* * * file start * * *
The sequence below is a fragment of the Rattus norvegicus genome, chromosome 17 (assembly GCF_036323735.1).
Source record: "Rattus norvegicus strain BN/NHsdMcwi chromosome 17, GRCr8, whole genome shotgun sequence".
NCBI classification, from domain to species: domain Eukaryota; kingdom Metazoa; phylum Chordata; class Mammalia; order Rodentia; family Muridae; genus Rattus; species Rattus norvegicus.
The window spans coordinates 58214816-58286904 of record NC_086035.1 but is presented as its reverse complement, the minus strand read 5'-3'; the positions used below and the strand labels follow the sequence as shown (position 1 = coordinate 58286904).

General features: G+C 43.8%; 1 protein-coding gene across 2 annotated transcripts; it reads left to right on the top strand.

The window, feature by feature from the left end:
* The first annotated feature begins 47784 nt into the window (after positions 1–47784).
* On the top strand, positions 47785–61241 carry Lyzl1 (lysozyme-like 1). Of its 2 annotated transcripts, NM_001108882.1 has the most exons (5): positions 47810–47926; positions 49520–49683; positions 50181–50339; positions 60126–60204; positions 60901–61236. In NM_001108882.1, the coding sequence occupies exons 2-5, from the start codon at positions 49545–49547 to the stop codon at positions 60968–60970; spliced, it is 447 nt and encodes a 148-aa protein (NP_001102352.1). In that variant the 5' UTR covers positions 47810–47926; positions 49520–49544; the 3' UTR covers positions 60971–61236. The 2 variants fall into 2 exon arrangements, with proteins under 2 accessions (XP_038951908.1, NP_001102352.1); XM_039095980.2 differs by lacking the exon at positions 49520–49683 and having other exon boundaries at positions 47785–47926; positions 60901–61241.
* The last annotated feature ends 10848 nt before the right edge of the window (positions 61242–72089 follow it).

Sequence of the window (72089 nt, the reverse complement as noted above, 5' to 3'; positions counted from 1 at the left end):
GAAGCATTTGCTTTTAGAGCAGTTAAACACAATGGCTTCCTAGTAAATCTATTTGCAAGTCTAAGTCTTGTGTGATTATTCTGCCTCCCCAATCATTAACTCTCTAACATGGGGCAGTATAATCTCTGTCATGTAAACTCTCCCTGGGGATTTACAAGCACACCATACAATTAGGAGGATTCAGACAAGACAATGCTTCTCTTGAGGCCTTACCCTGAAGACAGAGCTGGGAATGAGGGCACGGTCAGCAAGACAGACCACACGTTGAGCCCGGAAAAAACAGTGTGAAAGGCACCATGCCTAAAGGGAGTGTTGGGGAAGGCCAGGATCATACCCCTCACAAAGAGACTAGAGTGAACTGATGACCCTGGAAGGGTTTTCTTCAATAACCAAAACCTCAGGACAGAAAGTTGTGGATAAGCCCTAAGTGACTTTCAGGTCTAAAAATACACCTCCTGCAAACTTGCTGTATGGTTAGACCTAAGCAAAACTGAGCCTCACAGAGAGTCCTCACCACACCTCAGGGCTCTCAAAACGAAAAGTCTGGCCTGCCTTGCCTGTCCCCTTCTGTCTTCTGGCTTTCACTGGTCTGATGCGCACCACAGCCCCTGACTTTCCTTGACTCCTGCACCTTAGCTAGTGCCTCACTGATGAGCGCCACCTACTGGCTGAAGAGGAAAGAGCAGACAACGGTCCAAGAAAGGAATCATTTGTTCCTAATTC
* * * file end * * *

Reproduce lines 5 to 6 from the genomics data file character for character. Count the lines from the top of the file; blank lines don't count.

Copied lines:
General features: G+C 43.8%; 1 protein-coding gene across 2 annotated transcripts; it reads left to right on the top strand.

The window, feature by feature from the left end: